In a groundbreaking effort to tackle the stigma faced by children with epilepsy in Sub-Saharan Africa, three nations – Zambia, Malawi, and Lesotho – have united to promote inclusive education and combat discrimination in schools. Recognizing the urgent need for change, these countries are taking decisive steps to ensure that children with epilepsy have equal access to education and are supported in their academic journey.

Recent surveys conducted by the Epilepsy Association of Zambia and the Breaking Epilepsy Silence in Malawi project have uncovered distressing realities. In Zambia, the survey titled ‘Out of School Children with Epilepsy: Epilepsy and Education Survey’ revealed a lack of appropriate education opportunities for many children with epilepsy. Meanwhile, in Malawi, the project discovered that children with epilepsy faced severe discrimination from both teachers and peers within school settings. Additionally, in Lesotho, children living with disabilities were often left invisible in education and training statistics, making them highly vulnerable.

Motivated by personal experiences and a deep desire to eradicate stigma, individuals from each country’s epilepsy associations have come together to form a united front against discrimination. Mampiti, a passionate advocate from Lesotho, shares her determination to help people like her sister, who has faced stigma in the community since 1969. In Zambia, Betty, who personally lives with epilepsy, recalls the support she received from her parents and the understanding of her teachers and friends. Witnessing gaps in parental care and self-stigma faced by children with epilepsy, Betty is committed to changing the narrative and promoting inclusive education in her country.

To address the multifaceted challenges, the project has established two main goals. The first is to increase access to education for children with epilepsy (CWE). The second goal involves implementing the Engagement Education Inequalities pathway, which aims to link teachers across the three countries, fostering peer-to-peer support in handling CWE and promoting inclusive practices.

To demystify epilepsy and dispel prevailing myths, the project focuses on providing comprehensive information on the condition and its treatment. Through a participatory action approach, the project engages parents, teachers, and community leaders in developing a scalable pathway for inclusive education. Awareness, Training, and Engagement (ATE) serve as key elements in this transformative process.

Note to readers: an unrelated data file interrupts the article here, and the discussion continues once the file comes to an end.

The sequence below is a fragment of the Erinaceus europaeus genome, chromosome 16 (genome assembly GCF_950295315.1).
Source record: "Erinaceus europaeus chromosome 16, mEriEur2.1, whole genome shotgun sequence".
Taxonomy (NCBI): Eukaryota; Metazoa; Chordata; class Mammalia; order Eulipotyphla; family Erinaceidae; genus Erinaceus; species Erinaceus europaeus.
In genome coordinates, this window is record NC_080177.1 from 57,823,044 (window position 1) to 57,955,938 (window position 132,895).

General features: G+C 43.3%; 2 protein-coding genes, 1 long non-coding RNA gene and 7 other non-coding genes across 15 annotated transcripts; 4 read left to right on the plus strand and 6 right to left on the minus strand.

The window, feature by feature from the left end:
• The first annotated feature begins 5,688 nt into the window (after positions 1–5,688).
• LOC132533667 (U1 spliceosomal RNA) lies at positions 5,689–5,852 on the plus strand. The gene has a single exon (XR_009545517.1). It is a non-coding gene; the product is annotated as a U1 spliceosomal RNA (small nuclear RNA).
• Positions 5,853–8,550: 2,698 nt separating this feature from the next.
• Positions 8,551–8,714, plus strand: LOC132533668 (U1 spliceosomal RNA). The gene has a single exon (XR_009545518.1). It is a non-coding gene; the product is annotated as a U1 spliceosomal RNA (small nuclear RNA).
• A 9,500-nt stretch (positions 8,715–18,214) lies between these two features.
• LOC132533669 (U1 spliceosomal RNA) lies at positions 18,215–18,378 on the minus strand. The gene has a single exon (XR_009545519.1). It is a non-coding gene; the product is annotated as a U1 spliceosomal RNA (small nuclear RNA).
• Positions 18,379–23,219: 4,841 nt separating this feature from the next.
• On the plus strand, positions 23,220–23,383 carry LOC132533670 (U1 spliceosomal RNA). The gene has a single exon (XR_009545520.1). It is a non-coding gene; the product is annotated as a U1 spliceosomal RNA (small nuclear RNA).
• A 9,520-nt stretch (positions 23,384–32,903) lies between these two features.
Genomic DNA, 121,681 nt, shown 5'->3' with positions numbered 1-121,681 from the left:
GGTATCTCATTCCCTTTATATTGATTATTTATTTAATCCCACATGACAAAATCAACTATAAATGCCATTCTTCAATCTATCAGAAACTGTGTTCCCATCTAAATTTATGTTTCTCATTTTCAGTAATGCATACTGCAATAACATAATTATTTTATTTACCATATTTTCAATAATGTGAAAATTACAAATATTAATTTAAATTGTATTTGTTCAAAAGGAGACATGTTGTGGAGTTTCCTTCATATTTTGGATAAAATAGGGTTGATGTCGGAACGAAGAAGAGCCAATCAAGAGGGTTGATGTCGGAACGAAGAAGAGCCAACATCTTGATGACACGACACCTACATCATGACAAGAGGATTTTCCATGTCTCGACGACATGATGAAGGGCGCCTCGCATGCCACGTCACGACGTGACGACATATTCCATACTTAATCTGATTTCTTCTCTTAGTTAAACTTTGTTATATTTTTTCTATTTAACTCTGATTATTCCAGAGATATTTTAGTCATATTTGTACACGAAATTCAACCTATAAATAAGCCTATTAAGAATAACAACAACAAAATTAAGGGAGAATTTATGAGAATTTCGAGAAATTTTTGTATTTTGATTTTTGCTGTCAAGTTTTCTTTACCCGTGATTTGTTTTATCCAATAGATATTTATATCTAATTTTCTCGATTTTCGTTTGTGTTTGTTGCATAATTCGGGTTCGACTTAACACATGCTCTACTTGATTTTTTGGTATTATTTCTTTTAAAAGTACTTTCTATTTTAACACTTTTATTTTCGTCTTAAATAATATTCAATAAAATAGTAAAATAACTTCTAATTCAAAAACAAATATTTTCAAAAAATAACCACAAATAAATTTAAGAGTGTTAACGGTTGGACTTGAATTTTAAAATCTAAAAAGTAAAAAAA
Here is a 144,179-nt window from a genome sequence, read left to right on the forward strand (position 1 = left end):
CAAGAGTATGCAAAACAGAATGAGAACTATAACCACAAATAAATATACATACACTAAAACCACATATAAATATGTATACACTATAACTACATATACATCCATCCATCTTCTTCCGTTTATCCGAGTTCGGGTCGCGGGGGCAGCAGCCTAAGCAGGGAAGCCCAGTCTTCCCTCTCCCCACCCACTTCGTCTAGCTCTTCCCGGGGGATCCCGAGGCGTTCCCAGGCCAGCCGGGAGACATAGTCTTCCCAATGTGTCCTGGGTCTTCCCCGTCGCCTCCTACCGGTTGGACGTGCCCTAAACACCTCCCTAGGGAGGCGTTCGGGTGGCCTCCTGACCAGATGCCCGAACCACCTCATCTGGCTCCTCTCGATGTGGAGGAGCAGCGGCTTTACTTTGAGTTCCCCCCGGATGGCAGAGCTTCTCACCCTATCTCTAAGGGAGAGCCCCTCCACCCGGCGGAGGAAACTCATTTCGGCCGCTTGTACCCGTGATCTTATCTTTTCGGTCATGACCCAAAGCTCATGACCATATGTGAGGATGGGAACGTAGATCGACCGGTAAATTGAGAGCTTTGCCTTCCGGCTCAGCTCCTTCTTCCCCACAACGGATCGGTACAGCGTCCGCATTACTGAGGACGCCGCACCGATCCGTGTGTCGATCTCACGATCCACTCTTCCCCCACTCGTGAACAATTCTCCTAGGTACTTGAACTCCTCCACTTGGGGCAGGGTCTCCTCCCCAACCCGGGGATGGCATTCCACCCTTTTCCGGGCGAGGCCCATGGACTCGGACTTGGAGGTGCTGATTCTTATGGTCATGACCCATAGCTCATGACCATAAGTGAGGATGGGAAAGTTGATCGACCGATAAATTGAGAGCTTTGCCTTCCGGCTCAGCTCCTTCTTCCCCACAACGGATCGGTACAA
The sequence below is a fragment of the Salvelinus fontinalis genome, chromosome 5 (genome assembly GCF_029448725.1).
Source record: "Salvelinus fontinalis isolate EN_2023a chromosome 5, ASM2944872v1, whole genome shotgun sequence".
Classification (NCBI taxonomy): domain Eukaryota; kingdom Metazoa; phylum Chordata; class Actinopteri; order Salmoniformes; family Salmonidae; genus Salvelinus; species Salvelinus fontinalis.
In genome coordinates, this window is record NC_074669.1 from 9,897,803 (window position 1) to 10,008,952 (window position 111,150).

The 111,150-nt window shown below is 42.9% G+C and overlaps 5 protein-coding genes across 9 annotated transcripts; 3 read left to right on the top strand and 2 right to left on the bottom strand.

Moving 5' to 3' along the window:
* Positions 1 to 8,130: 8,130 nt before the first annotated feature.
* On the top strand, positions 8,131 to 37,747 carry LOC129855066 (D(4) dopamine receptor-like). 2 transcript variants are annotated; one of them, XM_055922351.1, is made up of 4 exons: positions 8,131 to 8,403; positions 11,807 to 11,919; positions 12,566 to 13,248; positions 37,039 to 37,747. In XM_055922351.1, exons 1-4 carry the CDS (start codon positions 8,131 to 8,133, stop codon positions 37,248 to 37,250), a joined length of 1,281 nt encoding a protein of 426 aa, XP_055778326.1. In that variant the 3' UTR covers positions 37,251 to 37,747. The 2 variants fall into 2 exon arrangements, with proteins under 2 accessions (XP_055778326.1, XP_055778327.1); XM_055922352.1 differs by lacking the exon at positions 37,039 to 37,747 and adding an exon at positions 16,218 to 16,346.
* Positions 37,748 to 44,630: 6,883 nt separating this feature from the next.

Stakeholders, including schools, communities, and health workers, play pivotal roles in dismantling stigma and promoting understanding. By engaging directly with schools, the project aims to address knowledge gaps and influence enrollment guidelines, ensuring equitable learning environments for CWE. Community leaders have also been actively involved, facilitating community buy-in and raising awareness about epilepsy. Health workers contribute their expertise, providing medical information and responding to questions during training sessions.

Though not without challenges, such as coordinating project timelines with school calendars and obtaining authorization from relevant ministries, the project has made notable strides. In Malawi, during stakeholder engagements with schools, the project identified a pupil who had dropped out due to stigma and recurring seizures. Prompt intervention and the provision of appropriate medication have resulted in improved health for the student, while efforts are underway to equip both the student and the school with strategies to overcome stigma and enable a successful return to education.

Lessons have been learned along the way. The project highlights the pressing need for collaborative efforts to reduce stigma and create inclusive environments within schools. Capacity building for children with epilepsy is crucial to prevent school dropouts and ensure their educational success.

Through the lens of captivating photographs, we witness the project’s impact firsthand

Photo 1: EAZ – Betty with Clinical Officer and 4 teachers from Kasanje Primary School after the presentation on Epilepsy and stigma

Photo 2: Epilepsy Lesotho – Nthabaleng and Mampiti with members of the school board after the meeting on epilepsy and stigma in the community